THE FIRST of these two books will make the greater stir, although, in time, the second may well become a minor classic in the growing literature of women's relationships. Love, Eleanor, however, will do more to satisfy the apparently insatiable contemporary appetite for revelations about the private lives of great men and women. It is the first of two volumes in which Joseph Lash interprets and arranges the voluminous correspondence of "the writingest lady" of our time. He was asked to do so by Franklin D. Roosevelt Jr., who instructed him to "withhold nothing that might bear on the relationship of Eleanor Roosevelt with those closest to her." It was her son's conviction that his mother's letters to any one person had to be judged in the context of those written to other close friends, and that her style of writing should be judged in the framework of what was "conventional and customary" when she was growing up.
All the stories, old and new, of Eleanor Roosevelt's complexities and vulnerabilities are addressed in this volume, and all the rumors sorted out. What kind of daughter, mother, wife, was Eleanor Roosevelt? When did she know, how did she react, to her husband's infidelity? Was the relationship with reporter Lorena Hickok a lesbian one? Did Eleanor have a physical relationship with handsome trooper Earl Miller, her one-time bodyguard? What of the charge made by the FBI and G-2 officials that Lash himself and Mrs. Roosevelt had had an "affair" and were part of a Communist conspiracy? Did the president send him to the Pacific front?
Lash approaches his material as a biographer, rather than an editor, and sees it as his task to "set the scene"--to throw light on Mrs. Roosevelt's relationships by depicting as well as he can her world and time. It is hard for one who shared at least part of that time to know whether he has been successful.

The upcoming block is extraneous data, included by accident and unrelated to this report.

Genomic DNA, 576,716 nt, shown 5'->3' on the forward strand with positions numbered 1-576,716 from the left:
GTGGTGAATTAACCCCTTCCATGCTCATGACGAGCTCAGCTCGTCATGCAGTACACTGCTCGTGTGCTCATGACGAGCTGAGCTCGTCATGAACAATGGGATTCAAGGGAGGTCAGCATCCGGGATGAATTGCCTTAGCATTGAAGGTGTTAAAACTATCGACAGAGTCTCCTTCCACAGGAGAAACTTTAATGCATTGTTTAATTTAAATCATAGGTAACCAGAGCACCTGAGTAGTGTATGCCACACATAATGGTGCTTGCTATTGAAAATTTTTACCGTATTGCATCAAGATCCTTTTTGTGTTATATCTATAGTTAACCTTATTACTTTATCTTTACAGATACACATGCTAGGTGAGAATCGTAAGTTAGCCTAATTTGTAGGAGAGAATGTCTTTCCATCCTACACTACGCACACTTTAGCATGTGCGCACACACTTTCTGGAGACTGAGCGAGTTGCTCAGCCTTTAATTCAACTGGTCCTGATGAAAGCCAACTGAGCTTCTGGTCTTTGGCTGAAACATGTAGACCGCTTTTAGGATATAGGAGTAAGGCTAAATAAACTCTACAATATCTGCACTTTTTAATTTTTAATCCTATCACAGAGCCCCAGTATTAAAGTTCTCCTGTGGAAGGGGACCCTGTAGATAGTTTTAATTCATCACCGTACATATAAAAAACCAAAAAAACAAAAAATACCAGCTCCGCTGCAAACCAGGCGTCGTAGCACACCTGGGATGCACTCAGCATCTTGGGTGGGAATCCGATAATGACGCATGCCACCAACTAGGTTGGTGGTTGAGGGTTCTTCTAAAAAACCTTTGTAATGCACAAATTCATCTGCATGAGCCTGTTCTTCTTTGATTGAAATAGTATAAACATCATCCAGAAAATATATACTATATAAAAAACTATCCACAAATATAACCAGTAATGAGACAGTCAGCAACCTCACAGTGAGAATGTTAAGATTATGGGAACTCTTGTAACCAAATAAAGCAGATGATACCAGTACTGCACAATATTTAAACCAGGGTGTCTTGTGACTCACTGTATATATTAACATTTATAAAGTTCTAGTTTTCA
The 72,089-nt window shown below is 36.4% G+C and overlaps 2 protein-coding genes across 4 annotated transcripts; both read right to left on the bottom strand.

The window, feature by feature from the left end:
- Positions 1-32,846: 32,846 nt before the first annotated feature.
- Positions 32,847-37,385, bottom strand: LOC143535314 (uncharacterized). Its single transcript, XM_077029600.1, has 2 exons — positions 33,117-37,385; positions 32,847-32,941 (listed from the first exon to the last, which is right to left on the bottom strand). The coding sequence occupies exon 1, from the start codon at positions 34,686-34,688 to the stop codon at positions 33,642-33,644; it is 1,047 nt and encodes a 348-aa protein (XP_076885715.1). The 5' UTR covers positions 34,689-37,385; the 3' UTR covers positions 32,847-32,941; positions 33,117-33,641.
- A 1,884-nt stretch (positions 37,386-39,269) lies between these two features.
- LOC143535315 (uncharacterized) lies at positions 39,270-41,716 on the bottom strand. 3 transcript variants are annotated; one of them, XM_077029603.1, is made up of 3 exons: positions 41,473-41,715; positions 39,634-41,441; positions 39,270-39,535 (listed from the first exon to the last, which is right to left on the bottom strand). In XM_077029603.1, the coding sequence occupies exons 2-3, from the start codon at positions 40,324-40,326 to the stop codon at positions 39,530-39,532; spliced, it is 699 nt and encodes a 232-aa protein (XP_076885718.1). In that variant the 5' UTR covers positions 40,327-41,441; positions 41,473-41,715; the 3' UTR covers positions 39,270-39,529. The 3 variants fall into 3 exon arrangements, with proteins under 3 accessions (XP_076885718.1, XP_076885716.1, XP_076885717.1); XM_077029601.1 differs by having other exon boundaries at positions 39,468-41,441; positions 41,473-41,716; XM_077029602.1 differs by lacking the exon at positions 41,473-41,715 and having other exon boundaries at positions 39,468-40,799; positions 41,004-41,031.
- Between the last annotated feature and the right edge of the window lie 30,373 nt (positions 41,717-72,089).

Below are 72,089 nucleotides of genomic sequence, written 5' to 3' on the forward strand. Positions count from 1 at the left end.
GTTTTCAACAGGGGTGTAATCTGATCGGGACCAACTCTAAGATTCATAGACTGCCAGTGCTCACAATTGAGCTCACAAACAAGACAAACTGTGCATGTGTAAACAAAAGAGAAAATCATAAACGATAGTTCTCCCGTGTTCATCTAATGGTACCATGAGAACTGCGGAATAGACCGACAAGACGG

In the 1940s, for example, when I first met Mrs. Roosevelt, she was already a living legend--the widow of a great man, influential in her own right, a woman who had set a new standard of service and engagement for the wives of public men. No woman had ever done more as an advocate of the poor, of workers, the stateless, women, and children everywhere. In the ensuing years she was to become quite literally what she was often called, "First Lady of the World," and, in the words of John F. Kennedy, "a living symbol of world understanding and peace." No woman in history has been so widely known and respected. And no woman in public life has survived more vilification and ridicule.
But she has been dead for 20 years, and we live in a different world. Does dwelling on the anomalies of her private life detract from her achievements and justify her critics? In an era of 15-minute celebrities, of a widespread craving for constant titillation, and of alienation, can Eleanor Roosevelt's capacity for duty, service, work and passionate, affectionate loyalty be understood? Lash has evidently wrestled with the question. "I personally find it difficult to argue that a great woman's inner drives, her life-style, her relationships insofar as they can become disentangled, do not shed light on her achievements," he says in his introduction, and concludes that, in any case, "the letters are there and what are we to make of them?"
The most interesting part in his setting of the scene is his discussion of the Victorian world of Eleanor Roosevelt's youth--a world of "starchy exterior" and "turbulent sentiment" within. In the 19th-century world in which Eleanor Roosevelt began her life "same sex" relationships of intense physical and social intimacy (but not necessarily, or even usually, sexual) were often lifelong.